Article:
Liquid Gold - Pastel Painting with Unison Soft Pastels
Master Colorist, Lyndelle Stonick Demonstrates her Method of Painting with Unison Soft Pastels
To create my painting, "Liquid Gold", I start from a photographic reference and work on a textured 12"x16" surface with my deliciously soft Unison pastels.
First First, I lay in my drawing. It's not important that it be accurate. I start with a warm ochre color that is similar to my subject.
Next, I begin filling in my dark areas using a warm reddish brown. I then switch to a lighter value, which offers some lovely rich red tones for my trees and reflections. My intent is to fill in the white paper with darker color to build on, layering lighter values.
At this stage, things start to look abstract. Remember I am not detailing, just refining.
Once I am finished blocking in my under-painting, I work from the top of the paper so that I do not have my light sky colors dragging over my dark forested areas. I start with my sky, using light lavender, some light blue into the mid sky to warm it up, and a nice light ultramarine blue to create more depth. I use a dark blue green combined with a light blue for my pine forest with a medium violet blue to soften and mute the distant trees on the mountain top. The same blue green I used in the pine forest works great for the shadow on my house.
To articulate the landscape, I introduce more saturated colors and establish greater contrast with fall tree colors by using light salmon, red earth, dark orange ochre, an intense yellow-orange, and sunlight yellow. For shadows I use red and blue violet shades to give them a little more punch.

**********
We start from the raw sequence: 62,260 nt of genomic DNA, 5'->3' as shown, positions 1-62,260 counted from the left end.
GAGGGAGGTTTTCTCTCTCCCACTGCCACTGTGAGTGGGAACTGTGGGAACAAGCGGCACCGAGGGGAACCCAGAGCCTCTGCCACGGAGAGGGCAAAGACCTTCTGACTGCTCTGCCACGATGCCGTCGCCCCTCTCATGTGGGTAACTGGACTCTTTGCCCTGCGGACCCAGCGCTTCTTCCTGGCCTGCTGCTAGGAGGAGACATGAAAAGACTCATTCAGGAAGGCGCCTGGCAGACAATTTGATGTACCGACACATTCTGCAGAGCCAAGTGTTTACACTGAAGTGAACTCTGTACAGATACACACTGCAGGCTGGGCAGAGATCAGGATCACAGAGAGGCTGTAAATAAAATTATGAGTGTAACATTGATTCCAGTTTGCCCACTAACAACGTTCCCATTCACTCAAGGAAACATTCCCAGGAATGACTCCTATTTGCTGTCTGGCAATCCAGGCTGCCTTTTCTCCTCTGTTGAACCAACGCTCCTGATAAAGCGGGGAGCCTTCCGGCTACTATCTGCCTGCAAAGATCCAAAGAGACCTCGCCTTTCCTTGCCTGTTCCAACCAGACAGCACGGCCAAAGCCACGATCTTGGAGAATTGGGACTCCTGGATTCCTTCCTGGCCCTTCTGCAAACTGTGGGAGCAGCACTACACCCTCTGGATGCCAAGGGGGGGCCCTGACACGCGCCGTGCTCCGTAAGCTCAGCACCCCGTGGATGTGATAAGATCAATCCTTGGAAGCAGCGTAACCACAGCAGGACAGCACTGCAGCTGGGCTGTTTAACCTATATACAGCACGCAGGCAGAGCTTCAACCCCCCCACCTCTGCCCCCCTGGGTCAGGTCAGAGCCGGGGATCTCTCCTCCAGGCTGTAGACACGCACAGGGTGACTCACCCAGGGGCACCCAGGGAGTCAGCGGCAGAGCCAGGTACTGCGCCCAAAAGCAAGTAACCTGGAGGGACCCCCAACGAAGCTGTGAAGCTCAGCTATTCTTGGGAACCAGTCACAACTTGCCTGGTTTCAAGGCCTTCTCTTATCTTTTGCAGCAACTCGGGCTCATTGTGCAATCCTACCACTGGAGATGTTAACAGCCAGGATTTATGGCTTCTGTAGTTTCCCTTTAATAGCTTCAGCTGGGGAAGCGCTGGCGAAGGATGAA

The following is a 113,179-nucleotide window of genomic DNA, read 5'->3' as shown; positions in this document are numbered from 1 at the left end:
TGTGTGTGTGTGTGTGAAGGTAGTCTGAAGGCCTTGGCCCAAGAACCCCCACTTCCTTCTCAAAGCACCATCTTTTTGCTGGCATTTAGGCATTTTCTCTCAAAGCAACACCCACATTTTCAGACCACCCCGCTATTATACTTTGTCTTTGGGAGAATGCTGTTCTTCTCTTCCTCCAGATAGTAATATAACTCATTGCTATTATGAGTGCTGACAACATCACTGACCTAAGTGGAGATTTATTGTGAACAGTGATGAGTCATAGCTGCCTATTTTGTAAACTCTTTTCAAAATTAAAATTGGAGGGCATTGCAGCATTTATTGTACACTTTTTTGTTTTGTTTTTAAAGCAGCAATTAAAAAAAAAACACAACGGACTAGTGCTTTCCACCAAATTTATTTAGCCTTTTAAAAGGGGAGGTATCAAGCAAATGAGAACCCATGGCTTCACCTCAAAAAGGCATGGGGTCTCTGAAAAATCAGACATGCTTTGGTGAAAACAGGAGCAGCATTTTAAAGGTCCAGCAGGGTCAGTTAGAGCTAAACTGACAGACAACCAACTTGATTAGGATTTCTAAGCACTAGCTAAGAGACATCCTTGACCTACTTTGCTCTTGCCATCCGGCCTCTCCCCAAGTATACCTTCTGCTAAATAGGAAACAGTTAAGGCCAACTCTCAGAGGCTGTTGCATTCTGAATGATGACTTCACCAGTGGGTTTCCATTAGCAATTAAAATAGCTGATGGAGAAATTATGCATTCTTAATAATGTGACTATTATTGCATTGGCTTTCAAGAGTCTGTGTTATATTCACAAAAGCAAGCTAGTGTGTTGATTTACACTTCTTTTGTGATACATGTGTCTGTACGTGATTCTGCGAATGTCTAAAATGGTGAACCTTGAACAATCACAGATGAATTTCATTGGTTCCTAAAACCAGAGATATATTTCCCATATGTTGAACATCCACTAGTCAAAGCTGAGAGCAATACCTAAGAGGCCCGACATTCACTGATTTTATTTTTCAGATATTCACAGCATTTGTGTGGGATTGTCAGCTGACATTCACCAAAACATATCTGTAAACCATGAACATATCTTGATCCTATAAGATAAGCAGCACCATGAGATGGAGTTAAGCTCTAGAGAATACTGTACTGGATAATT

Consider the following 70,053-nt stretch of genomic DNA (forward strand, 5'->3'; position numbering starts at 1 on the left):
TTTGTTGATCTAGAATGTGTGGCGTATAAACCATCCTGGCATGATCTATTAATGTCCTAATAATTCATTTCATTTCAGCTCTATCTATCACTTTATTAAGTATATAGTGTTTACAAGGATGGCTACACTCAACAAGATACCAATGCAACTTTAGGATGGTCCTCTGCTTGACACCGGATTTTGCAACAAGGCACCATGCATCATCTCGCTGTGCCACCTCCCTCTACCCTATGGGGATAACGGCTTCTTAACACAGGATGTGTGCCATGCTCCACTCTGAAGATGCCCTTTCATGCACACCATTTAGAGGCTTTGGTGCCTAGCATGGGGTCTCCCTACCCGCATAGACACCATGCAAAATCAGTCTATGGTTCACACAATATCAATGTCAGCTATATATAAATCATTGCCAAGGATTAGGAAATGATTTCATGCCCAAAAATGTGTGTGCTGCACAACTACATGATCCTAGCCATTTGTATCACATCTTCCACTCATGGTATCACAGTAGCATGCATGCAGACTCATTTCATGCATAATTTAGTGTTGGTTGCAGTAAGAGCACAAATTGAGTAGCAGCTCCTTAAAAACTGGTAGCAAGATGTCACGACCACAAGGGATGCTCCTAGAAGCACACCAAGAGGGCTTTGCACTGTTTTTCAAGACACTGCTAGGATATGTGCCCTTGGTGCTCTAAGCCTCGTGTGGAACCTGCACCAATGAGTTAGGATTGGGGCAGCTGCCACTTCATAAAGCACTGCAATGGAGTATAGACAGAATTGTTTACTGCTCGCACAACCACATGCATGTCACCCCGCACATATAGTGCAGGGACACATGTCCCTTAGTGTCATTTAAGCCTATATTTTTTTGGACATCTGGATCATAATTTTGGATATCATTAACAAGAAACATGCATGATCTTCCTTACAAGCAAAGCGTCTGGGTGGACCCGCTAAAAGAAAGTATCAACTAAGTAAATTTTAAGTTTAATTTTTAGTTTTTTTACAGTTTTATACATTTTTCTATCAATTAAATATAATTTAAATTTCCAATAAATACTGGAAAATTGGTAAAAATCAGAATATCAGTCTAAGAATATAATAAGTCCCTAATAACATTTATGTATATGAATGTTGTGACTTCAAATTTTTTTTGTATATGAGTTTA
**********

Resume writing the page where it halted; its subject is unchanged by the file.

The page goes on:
The river has both warm and cool blues in it along with dark green for some of the rippled areas. A cool brown is great for the tree reflections.
At this point I feel that it is time to balance the cool water colors with the warmer trees. This I do by using red earth, orange, and a medium yellow to pull out the lighter sunlit yellow -oranges. To vary the intensity from background to foreground and to cool and neutralize the shadow areas, I predominately use a lighter red violet.
It is important to note that I am only using the pastels to blend and not my fingers. Fingers can remove and mix the pigments so much that the painting will look lifeless if over done.
I now need to clean up, articulate and redefine. This is the delicate "fine tuning" that either makes or breaks a painting. To tie things together, I make subtle changes using a soft blue violet shade to lighten the sky on the horizon, around the tree tops, and highlighting rocks in the water. Light yellow works well on the rocks to cool and mute. A medium red earth tone adds a nice touch to the bushes and trees. To finish, I use a warm neutral white for the rapids. My painting is complete!
Lyndelle Stonick, a master colorist, painter and pastelist, won her first award at age ten. She is an internationally recognized, award winning artist and art professor with 30 years of experience. Lyndelle acts as juror, lectures, conducts workshops and has helped many students to success. She is president and founder of USPA, United Society of Pastel Artists. Visit her at www.lyndelle.com